High duplication can come from a few different sources. It could be that you've got very good enriched data and have saturated the coverage of the enriched regions, in which case it would be bad to deduplicate. It could be that you have a very small number of regions which have enormous coverage or you could have more general low level duplication of your whole library. A 75% duplication level could come from most sequences appearing exactly twice in your data, or it could be a small number of sites with huge coverage.

                  If you look at the mapped data before you've done any deduplication you will be able to see whether there is a problem. If you see nicely enriched peaks with even coverage over them then the data might well be OK as it is. If you can see obviously biased coverage with more isolated towers of reads where you have duplication then you would need to deduplicate to stand any chance of getting sensible results out of your data.

                  Don't think that you should always deduplicate your data. There are defininte down sides to doing so - for high coverage regions you can end up compressing the dynamic range of your data and reducing the amount of information you have to work with. It can help in some cases, but when we're analysing data we would only deduplicate if we could see that there was a problem with the data which deduplication would help to fix.
                  Thank you very much for your help!
                  I actually looked at the data before and after filterig for duplicates and have attached a picture of my four samples before (top four tracks) and after de-duplication (lower four tracks). It seems that your second suggestion of isolated towers seems to be the case, as I saw similar things across all chromosomes.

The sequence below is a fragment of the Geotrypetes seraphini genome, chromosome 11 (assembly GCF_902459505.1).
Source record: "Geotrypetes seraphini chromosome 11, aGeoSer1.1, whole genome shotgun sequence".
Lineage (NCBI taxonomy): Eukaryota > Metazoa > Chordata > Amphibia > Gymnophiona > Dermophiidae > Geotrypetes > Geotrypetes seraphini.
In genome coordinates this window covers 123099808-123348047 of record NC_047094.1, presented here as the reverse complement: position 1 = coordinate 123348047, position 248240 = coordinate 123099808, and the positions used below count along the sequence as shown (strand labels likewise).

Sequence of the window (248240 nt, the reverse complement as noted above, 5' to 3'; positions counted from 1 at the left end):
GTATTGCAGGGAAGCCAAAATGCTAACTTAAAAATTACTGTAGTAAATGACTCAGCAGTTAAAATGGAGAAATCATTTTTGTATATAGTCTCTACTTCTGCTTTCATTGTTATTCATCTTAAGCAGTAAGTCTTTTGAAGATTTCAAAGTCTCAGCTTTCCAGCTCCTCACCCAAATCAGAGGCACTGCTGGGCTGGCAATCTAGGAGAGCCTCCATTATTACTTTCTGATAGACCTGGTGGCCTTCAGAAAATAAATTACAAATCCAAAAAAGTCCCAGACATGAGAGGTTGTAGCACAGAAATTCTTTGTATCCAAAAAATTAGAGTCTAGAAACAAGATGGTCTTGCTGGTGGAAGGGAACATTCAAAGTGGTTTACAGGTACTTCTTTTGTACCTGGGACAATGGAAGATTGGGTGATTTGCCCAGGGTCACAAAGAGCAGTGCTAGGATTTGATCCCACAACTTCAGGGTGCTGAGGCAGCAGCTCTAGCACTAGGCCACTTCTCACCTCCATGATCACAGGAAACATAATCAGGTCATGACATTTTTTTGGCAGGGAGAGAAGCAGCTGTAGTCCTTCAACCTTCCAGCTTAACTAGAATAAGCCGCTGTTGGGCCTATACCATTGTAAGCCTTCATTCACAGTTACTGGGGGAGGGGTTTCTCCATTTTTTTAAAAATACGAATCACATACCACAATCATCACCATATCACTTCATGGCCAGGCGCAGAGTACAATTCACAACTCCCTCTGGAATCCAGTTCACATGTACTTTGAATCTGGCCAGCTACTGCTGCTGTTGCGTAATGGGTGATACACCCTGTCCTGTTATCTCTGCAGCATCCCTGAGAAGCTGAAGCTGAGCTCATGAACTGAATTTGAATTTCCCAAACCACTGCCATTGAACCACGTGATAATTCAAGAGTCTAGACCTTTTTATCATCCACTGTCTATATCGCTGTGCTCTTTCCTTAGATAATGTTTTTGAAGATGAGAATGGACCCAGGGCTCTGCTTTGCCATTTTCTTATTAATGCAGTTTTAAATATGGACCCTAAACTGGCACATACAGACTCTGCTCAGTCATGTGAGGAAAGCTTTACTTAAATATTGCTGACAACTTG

I then went on to try peak calling on my original files (only clipped the adapters and trimmed a little of the 3` end), for what I randomly selected and omitted lines in the input to get equal numbers of tags. Then MACS gives me the following output in the peaks.xls file:

                  # This file is generated by MACS
                  # ARGUMENTS LIST:
                  # name = E_2_mfold_20
                  # format = SAM
                  # ChIP-seq file = /galaxy/main_pool/pool7/files/005/979/dataset_5979847.dat
                  # control file = /galaxy/main_pool/pool7/files/005/965/dataset_5965128.dat
                  # effective genome size = 1.87e+09
                  # tag size = 50
                  # band width = 300
                  # model fold = 20
                  # pvalue cutoff = 1.00e-05
                  # Ranges for calculating regional lambda are : peak_region,1000,5000,10000
                  # unique tags in treatment: 2868667
                  # total tags in treatment: 22927127
                  # unique tags in control: 8014554
                  # total tags in control: 22927127

                  # d = 51

                  Especially in the treatment, the unique tags are very low compared to the control. This makes FDR unreliable.

                  Is it adviseable to de-duplicate the data and try peak calling then?
                  Also, as I have two replicates, would be reasonable to combine the two replicates to obtain more unique reads, and then try the peak calling again?

                  Again, thank you very much for your input!
                  Attached Files

                  Comment


                  • #10
                    It might be worth noting that MACS does an internal deduplication of your data whilst peak calling. It works out the likely duplication level in your data and then removes any tags which are duplicated above that level when calling peaks. It may not remove as much data as doing a complete strict deduplication, but it does look at this information.

                    I had a look at the image you posted but at that resolution it's hard to see what's going on. It's not unusual to see a few huge outliers in the data (which can skew the scale on the y-axis), it's more what happens at a more local level which is important, especially looking at the actual pattern of mapped reads rather than quantitated values.

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                    • #11
                      So if I understand correctly, it may not be necessary at all to deduplicate the data before using MACS, as it will attempt this on its own.
                      Moreover, if I would deduplicate myself, I would omit true duplicates that arise from sequencing depth. So deduplicating would really only make sense if I really wanted the accurate FDR from MACS, which I can only get if I adjust the unique tag number beforehand?

                      Comment